What is more is that from Luther’s own words (which I have stated above) we are able to grasp the origin of the inversion of orders in modern society, which we see has prevailed in the modern world. Luther ushered in this new era of apostasy from God in his attempt to rationalize his own perversity and make of it the foundations for civil society. The erroneous principles upon which the modern world is based undeniably come from Luther himself and can never be reconciled to the teachings of the Gospel no matter what Luther might have thought.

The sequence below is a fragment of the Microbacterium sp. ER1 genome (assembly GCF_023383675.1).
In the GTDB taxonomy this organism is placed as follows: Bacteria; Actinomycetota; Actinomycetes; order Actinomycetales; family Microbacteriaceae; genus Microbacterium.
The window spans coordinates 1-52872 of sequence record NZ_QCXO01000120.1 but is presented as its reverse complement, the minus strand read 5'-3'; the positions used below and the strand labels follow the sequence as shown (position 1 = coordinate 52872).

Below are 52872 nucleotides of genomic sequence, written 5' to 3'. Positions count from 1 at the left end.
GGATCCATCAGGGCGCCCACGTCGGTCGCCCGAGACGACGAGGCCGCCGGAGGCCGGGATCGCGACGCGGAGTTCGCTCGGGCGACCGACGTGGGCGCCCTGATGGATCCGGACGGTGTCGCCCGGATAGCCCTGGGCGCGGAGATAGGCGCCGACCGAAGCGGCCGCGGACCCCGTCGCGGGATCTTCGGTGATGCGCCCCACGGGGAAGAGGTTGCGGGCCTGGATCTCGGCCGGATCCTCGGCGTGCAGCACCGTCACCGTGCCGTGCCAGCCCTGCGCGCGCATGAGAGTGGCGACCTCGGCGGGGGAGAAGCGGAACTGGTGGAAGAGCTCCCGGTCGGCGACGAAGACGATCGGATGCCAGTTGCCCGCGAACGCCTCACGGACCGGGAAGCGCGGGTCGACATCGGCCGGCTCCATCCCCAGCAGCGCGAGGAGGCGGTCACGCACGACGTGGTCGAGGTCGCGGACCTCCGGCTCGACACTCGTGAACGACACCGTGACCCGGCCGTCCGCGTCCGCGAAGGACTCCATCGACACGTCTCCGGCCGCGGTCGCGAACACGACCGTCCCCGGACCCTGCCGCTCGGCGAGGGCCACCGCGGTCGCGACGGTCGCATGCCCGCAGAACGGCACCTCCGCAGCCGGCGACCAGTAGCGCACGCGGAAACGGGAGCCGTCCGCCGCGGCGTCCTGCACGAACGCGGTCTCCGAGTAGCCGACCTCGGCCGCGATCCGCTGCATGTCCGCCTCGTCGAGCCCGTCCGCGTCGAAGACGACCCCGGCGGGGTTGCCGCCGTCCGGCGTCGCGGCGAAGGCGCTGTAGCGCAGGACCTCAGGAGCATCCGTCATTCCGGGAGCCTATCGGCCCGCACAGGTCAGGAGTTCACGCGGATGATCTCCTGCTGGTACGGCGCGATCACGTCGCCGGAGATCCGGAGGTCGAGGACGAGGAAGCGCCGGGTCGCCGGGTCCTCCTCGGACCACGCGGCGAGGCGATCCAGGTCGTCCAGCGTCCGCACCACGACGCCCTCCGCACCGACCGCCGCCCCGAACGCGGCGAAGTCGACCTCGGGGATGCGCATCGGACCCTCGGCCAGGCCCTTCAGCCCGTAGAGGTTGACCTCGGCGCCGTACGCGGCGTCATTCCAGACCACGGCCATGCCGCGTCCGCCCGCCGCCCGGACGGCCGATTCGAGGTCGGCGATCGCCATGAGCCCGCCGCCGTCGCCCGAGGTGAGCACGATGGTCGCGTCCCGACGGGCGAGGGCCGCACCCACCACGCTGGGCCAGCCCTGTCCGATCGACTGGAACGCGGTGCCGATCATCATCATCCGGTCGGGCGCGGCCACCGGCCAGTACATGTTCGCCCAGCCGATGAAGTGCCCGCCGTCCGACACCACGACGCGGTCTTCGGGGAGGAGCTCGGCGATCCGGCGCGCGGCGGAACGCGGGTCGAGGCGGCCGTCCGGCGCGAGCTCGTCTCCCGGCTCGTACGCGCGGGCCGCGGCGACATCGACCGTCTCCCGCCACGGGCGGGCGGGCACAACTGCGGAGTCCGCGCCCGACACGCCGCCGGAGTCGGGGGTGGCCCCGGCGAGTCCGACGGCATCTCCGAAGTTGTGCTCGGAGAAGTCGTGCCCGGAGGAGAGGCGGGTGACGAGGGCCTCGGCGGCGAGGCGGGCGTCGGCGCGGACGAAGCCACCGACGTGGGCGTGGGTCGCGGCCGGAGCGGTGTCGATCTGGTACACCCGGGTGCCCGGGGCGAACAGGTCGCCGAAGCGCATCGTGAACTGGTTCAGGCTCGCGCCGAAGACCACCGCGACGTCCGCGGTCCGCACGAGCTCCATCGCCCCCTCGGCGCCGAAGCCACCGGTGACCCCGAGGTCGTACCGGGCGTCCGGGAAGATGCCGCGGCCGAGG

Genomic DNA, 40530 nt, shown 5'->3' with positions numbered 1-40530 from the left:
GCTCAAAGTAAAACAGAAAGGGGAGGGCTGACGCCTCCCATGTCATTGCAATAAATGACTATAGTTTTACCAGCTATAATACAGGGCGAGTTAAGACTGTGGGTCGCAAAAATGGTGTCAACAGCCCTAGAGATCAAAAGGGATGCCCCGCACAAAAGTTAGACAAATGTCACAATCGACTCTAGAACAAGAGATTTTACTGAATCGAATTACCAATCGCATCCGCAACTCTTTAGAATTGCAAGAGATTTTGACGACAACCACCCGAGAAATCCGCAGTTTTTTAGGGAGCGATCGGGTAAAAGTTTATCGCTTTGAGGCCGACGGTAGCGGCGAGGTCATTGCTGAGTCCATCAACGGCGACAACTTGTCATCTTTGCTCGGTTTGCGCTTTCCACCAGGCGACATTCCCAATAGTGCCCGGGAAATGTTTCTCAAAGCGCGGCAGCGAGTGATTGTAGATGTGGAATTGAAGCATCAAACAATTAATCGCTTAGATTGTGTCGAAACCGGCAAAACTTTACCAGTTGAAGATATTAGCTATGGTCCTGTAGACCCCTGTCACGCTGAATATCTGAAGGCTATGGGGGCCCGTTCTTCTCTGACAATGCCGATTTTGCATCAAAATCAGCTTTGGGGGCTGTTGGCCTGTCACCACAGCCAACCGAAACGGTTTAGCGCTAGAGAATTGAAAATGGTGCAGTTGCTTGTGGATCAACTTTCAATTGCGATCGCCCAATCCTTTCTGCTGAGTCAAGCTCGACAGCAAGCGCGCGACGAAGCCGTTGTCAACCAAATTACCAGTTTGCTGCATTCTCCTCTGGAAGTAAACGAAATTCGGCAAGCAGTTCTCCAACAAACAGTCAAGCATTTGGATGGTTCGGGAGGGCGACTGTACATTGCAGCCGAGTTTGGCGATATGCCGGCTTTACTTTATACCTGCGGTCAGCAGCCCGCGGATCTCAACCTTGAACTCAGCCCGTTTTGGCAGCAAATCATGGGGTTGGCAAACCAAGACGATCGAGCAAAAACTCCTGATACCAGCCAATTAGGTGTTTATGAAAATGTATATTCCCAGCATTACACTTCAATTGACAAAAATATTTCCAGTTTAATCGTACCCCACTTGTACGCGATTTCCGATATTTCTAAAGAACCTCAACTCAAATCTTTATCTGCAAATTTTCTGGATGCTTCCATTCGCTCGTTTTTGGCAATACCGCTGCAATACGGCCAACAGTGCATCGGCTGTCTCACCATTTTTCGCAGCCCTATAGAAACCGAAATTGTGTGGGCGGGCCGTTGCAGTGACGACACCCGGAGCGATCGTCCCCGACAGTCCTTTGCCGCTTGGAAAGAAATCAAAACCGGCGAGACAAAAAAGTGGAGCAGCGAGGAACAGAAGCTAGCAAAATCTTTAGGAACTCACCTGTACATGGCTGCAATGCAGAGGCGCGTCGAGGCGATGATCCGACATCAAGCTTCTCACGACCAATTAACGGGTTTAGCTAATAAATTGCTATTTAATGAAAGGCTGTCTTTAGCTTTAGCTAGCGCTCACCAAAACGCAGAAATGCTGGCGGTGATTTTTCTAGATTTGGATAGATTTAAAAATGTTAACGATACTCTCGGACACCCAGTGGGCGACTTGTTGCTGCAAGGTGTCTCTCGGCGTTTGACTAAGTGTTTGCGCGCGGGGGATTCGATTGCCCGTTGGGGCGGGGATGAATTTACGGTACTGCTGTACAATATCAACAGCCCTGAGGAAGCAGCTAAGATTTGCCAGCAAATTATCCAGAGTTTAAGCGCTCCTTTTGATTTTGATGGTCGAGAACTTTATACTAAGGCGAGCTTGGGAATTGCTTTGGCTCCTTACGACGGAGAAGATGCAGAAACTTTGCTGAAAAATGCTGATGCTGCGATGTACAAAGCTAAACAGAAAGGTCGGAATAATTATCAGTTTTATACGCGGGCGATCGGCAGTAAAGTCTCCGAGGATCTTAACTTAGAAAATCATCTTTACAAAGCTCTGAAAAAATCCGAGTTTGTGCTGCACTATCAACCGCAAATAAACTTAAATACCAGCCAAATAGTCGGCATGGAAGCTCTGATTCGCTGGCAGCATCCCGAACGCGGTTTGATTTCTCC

“Brand Luther” suffers from some omissions that make it harder for those not already steeped in Reformation history to fully appreciate the tale. For example, in this history of the transformation of the print industry, Pettegree never lays out how early-16th-century printing was actually done, from the making of paper and typefaces to the painstaking setting and press work that put our modern struggles with toner cartridges and bad URLs in perspective. Similarly, readers hear about the implications of Luther’s callous stance on the 1525 Peasants’ Rebellion but are never clearly told what happened because they are presumed to already know.